Forget race -- Ashcroft's drug position is terrifying

January 21, 2001|By GREGORY KANE

WE'RE ONLY 21 DAYS into the year 2001, and already Americans have gotten off to a robust start in our favorite game: the Knee-Jerk Follies.

One John Ashcroft, opponent of abortion, affirmative action and gratuitous gun banning, among other things, has been nominated by President George W. Bush to the influential post of U.S. attorney general.

Liberals reacted in knee-jerk fashion, swearing that this anti-abortion, anti-affirmative action gun nut will be attorney general over their dead bodies. Liberal, black, civil rights leaders got in on the act.

Ashcroft accepted an honorary degree from Bob Jones University, a college which at the time had a ban on interracial dating and which regularly lambasted Catholics.

He also did an interview with a magazine called Southern Partisan, in which he called Confederate leaders "patriots." Liberal black leadership accused Ashcroft of lacking the fawning sensitivity on racial matters some of us colored folks have come to feel is our due.

Conservatives were equally knee-jerkish. They didn't exactly compare Ashcroft's elevation to attorney general with the second coming of Christ, but the suspicion is that, deep down, they had a hankering to.

They countered liberal objections by claiming that Ashcroft would enforce the law as is; that he's well-qualified; that the nominee's torpedoing of the confirmation of Missouri Judge Ron White, an African-American, to the federal bench was not racially motivated but highly principled, and that Ashcroft is not a racist.

The Senate Judiciary Committee went over all these charges. But neither Republicans nor Democrats, the liberal media or the conservative media paid much attention to the press releases of an organization that is nonpartisan and has two board chairmen, one Democrat and one Republican.

The group is called Common Sense for Drug Policy. Its Legislative Group issued several statements in the past week that paint a different picture of Ashcroft than the one presented by Democrats or Republicans on the Senate Judiciary Committee.

That no one brought these up proves that both Democrats and Republicans on the committee and in the Senate know the fix is in for Ashcroft to be confirmed and that both parties were engaged in a dog-and-pony show to hoodwink American conservatives and liberals alike. Here, according to the Common Sense for Drug Policy Legislative Group, are the facts on Ashcroft:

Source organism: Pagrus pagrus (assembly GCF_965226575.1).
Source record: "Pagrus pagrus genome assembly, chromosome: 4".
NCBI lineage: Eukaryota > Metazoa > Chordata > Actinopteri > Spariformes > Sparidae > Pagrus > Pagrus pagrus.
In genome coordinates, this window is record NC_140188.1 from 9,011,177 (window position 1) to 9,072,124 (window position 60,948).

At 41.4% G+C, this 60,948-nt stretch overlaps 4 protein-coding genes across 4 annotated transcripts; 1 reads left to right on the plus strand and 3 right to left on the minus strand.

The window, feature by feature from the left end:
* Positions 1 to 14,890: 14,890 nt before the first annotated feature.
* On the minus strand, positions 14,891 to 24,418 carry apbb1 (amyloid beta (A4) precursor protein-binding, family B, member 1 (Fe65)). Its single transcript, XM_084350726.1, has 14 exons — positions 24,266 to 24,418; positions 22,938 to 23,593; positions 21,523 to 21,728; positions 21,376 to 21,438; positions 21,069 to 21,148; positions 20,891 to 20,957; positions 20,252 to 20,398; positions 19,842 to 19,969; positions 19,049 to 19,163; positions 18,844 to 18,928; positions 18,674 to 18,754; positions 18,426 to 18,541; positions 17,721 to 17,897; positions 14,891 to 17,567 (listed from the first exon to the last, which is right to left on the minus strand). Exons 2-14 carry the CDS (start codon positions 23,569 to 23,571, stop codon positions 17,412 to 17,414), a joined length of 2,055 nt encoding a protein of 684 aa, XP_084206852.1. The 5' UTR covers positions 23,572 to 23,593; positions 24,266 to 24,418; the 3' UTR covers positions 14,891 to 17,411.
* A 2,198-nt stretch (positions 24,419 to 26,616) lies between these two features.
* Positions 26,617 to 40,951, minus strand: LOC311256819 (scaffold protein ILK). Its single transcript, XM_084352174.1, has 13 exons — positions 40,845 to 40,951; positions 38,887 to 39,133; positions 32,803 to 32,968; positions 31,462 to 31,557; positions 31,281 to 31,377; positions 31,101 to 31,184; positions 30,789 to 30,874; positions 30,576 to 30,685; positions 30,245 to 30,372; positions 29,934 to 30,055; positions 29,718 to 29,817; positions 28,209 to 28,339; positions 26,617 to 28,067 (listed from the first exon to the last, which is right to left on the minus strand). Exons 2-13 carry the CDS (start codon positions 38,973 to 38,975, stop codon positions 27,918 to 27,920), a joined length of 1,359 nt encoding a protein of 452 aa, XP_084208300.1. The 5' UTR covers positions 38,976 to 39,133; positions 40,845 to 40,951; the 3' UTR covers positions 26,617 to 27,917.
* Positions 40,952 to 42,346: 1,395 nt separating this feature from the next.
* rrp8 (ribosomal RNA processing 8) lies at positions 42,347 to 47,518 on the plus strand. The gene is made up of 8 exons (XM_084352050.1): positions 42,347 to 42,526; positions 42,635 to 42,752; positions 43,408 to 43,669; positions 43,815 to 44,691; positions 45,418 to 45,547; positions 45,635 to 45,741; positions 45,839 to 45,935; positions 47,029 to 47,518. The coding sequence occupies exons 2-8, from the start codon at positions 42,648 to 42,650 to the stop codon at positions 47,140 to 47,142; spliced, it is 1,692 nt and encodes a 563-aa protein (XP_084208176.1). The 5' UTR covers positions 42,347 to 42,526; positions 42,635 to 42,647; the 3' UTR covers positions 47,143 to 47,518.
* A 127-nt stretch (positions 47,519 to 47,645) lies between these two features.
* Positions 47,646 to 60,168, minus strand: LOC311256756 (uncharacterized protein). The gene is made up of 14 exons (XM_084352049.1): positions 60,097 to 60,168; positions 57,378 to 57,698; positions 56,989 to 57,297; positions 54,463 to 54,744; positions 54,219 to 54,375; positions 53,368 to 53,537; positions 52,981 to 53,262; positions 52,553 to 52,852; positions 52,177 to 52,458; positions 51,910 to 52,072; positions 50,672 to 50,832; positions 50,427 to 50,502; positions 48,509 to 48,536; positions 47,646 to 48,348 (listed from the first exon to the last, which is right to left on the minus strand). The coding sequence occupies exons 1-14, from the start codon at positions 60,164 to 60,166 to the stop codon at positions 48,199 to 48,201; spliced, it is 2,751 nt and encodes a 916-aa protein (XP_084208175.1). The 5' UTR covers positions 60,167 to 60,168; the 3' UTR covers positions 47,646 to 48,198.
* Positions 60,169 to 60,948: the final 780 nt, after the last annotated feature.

1) He favors cutting funds for drug treatment and prevention and putting them into yet more law enforcement efforts. In other words, Ashcroft favors the "lock 'em up" approach to the drug war - an approach whose adherents figure that if we simply jail enough inner-city, street-level, black drug dealers, we'll win the war on drugs.

Democrats couldn't nail Ashcroft on this, of course, since their attorney general of the past eight years, Janet Reno, pursues precisely the same policy. Had they brought it up, Republicans might well have countered that Democrats couldn't honestly deny Ashcroft confirmation because the country now has an attorney general who is Ashcroft in a skirt.

Kevin Zeese, executive director of Common Sense's Legislative Group, said it's important that legislators scrutinize Ashcroft more closely on drug policy.

"The attorney general is really the most powerful person when it comes to drug policy. He generally prosecutes all the cases. The Drug Enforcement Administration is under him."

2) When he was U.S. senator from Missouri, Ashcroft sponsored Senate Bill 486, the Methamphetamine Anti-Proliferation Act. The Legislative Group claims Ashcroft's proposal "would have empowered federal, state and local law enforcement agencies to enter your house, your office, your computer or your car without a warrant and without any obligation to inform you that a search or seizure had been conducted."

Had the law passed, Zeese said, "it would have been counter-revolutionary to what Jefferson and Madison meant for Fourth Amendment rights." Regrettable, but not surprising since the "war on drugs" is turning more into a war on privacy and civil liberties every day. Most conservatives are too rigid to admit that, but the four or five conservatives remaining in the country who still value privacy and individual liberty had better give Ashcroft a second look.

3) As governor of Missouri, Ashcroft flagrantly violated the state constitution by refusing to pass money from forfeited drug assets on to public schools. Instead, he let his state police keep the dollars, even after the Missouri Supreme Court ruled it was a violation of that state's constitution. That was in 1990. In 1998, the U.S. Court of Appeals ruled that - because Missouri state police passed on drug asset dollars to the Drug Enforcement Administration, which would then return some of the money to state police - the cops and the DEA had "successfully conspired to violate the Missouri Constitution."

That's the Ashcroft whose supporters claim he will "enforce the law as it is." It seems like Ashcroft, who used the word "integrity" no fewer than three times when he spoke publicly after Bush announced his nomination for attorney general, may have all the integrity of a true Missourian.

Of the Frank and Jesse James mold.

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